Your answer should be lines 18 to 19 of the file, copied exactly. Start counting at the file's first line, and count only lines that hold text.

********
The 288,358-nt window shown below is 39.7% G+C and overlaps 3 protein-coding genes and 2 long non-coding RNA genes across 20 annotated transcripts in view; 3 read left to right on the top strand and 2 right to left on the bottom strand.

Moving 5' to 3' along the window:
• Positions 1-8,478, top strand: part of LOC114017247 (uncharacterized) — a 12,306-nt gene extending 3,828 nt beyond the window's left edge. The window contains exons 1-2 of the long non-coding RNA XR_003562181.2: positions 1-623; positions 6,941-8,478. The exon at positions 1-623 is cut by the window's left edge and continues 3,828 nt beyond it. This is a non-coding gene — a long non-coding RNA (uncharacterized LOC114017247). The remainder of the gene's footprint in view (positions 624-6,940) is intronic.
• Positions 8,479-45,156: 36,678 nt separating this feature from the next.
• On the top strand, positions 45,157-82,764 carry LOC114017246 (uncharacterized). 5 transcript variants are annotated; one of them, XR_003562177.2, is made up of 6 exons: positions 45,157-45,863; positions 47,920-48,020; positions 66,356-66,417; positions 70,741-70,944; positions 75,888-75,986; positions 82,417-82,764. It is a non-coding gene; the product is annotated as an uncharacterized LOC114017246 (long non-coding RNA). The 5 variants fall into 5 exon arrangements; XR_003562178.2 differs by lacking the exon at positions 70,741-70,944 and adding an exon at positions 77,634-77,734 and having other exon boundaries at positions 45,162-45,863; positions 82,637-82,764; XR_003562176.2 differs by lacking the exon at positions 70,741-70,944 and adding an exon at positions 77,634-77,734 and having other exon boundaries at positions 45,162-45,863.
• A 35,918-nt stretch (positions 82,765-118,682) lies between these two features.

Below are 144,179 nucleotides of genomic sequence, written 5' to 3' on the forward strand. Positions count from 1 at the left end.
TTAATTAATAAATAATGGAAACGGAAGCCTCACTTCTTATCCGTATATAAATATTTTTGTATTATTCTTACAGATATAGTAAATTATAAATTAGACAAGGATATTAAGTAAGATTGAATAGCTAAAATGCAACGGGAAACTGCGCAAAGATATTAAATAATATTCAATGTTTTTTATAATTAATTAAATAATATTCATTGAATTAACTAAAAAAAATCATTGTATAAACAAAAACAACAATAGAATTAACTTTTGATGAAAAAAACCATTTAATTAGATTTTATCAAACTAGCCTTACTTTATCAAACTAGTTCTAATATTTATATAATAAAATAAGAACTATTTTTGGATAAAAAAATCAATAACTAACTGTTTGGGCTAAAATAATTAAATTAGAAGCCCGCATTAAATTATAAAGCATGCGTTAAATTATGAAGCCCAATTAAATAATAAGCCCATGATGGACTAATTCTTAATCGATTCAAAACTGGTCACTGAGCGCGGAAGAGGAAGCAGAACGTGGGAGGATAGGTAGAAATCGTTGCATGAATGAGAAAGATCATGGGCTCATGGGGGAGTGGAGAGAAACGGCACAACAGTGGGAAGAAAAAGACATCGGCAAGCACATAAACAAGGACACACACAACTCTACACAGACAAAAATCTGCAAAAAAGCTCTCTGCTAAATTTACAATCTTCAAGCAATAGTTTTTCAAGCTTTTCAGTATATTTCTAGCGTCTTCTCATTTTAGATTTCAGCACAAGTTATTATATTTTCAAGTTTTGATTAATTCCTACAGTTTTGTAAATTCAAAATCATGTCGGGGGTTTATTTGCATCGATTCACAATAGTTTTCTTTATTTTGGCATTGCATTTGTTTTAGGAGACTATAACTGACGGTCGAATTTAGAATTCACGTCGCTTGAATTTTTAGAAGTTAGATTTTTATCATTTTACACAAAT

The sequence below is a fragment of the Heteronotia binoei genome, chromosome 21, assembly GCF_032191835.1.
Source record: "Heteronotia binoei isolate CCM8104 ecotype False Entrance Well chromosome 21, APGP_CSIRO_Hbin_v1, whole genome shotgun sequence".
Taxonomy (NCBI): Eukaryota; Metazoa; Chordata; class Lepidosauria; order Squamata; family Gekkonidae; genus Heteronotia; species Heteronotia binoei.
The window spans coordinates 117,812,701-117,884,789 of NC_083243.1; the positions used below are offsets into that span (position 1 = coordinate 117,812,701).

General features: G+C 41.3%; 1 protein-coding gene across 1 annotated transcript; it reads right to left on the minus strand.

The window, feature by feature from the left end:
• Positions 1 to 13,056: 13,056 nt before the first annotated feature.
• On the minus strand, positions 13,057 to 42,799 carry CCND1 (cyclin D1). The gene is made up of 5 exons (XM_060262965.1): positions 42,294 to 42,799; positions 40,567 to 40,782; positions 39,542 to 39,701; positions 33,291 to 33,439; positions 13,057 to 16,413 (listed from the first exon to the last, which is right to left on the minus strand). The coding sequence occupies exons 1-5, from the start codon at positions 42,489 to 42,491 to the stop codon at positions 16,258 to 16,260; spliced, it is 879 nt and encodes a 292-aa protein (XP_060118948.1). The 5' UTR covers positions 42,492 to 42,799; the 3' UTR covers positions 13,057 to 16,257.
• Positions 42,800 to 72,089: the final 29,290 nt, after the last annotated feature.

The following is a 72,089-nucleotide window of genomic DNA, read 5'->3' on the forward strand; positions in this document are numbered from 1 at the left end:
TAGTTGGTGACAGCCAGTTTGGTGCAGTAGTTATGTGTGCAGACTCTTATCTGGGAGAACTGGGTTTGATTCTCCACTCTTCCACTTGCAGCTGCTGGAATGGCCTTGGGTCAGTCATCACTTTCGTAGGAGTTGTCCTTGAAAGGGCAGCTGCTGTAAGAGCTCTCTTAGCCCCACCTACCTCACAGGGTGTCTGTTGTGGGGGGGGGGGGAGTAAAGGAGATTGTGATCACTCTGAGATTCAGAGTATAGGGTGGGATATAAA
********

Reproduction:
The following is a 72,089-nucleotide window of genomic DNA, read 5'->3' on the forward strand; positions in this document are numbered from 1 at the left end:
TAGTTGGTGACAGCCAGTTTGGTGCAGTAGTTATGTGTGCAGACTCTTATCTGGGAGAACTGGGTTTGATTCTCCACTCTTCCACTTGCAGCTGCTGGAATGGCCTTGGGTCAGTCATCACTTTCGTAGGAGTTGTCCTTGAAAGGGCAGCTGCTGTAAGAGCTCTCTTAGCCCCACCTACCTCACAGGGTGTCTGTTGTGGGGGGGGGGGGAGTAAAGGAGATTGTGATCACTCTGAGATTCAGAGTATAGGGTGGGATATAAA